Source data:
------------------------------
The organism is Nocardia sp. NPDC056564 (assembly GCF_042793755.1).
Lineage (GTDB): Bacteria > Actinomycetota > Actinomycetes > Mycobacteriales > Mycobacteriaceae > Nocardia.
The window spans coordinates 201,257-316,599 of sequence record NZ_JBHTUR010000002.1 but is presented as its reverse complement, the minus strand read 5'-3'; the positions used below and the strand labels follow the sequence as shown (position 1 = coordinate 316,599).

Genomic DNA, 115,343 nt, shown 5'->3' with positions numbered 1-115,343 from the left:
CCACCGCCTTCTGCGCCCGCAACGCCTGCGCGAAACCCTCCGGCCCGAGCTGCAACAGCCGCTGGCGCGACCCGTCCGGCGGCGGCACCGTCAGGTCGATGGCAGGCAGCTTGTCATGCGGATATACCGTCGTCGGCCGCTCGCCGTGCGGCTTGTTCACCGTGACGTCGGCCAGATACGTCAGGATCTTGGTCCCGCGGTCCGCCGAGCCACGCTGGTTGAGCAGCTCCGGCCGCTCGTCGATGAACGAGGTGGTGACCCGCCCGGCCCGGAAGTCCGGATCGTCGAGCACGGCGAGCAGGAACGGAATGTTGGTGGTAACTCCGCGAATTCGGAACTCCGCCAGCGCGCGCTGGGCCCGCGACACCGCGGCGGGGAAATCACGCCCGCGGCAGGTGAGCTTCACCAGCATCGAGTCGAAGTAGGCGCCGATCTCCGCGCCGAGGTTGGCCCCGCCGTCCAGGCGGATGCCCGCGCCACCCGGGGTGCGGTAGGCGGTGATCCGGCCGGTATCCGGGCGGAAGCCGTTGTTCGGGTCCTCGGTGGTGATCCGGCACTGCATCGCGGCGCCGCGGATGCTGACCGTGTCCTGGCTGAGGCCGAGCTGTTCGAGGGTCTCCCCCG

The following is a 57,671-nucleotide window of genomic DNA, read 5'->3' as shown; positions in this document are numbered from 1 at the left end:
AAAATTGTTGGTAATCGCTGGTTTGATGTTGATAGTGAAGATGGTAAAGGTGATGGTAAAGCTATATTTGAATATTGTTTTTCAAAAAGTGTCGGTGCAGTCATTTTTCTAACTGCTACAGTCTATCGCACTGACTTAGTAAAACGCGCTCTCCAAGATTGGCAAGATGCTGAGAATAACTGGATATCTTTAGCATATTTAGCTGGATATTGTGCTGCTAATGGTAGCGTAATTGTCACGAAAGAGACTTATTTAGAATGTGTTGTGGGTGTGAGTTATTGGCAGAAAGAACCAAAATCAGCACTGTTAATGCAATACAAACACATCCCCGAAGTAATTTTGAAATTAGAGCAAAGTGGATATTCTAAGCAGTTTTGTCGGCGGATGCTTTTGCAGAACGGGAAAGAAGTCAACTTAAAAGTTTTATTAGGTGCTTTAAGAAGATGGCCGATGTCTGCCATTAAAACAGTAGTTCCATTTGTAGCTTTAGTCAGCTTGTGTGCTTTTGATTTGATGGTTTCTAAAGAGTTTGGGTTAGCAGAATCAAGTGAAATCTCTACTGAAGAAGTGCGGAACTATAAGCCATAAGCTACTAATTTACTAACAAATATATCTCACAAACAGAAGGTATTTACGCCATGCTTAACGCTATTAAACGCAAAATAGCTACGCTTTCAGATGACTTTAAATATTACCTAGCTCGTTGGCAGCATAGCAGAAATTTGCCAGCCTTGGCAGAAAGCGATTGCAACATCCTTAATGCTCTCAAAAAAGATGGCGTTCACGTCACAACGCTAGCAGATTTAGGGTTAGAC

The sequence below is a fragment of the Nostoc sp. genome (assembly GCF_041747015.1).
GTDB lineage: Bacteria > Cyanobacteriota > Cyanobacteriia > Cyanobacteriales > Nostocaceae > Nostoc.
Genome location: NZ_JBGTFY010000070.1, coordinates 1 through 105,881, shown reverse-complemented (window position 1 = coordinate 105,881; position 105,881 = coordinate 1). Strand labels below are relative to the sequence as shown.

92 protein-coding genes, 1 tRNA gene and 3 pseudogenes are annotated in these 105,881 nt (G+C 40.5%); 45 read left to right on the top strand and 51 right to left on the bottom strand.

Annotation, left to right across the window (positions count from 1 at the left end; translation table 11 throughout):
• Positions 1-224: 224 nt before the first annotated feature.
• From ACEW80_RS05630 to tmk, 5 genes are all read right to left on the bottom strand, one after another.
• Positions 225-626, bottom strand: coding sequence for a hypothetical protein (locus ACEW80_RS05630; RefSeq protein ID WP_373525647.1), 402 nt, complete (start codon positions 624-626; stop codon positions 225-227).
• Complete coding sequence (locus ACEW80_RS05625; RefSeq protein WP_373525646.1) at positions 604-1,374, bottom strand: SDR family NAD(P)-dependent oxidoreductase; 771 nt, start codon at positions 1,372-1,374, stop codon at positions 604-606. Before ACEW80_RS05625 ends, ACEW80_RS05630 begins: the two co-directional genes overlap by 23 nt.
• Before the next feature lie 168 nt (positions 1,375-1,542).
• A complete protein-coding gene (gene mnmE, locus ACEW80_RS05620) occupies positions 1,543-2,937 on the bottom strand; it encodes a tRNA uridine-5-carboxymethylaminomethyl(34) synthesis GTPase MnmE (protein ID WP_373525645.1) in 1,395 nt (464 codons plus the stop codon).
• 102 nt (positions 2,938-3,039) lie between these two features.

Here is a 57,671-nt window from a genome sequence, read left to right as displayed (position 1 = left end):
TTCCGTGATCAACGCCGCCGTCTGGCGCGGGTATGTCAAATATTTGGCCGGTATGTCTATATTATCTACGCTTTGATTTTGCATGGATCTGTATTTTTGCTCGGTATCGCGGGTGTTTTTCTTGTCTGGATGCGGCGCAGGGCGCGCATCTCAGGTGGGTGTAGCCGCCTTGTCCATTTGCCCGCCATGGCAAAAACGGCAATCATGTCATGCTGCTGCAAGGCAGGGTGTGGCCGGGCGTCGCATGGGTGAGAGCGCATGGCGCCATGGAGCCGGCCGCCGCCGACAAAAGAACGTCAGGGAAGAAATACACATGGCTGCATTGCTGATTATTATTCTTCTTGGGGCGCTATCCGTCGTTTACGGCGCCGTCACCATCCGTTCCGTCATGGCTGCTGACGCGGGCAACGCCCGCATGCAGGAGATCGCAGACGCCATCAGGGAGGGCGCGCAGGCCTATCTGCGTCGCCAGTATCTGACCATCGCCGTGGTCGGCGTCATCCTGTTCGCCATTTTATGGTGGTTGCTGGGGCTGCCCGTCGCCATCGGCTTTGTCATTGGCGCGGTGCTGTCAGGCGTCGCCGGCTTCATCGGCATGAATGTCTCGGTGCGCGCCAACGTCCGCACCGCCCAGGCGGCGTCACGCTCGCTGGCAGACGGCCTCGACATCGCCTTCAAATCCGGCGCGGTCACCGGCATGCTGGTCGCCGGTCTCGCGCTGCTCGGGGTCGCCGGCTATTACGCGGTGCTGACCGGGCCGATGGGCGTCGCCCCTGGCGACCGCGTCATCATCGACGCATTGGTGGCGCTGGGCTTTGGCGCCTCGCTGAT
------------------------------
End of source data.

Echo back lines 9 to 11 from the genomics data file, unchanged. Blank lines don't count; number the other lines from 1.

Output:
GTDB lineage: Bacteria > Cyanobacteriota > Cyanobacteriia > Cyanobacteriales > Nostocaceae > Nostoc.
Genome location: NZ_JBGTFY010000070.1, coordinates 1 through 105,881, shown reverse-complemented (window position 1 = coordinate 105,881; position 105,881 = coordinate 1). Strand labels below are relative to the sequence as shown.

92 protein-coding genes, 1 tRNA gene and 3 pseudogenes are annotated in these 105,881 nt (G+C 40.5%); 45 read left to right on the top strand and 51 right to left on the bottom strand.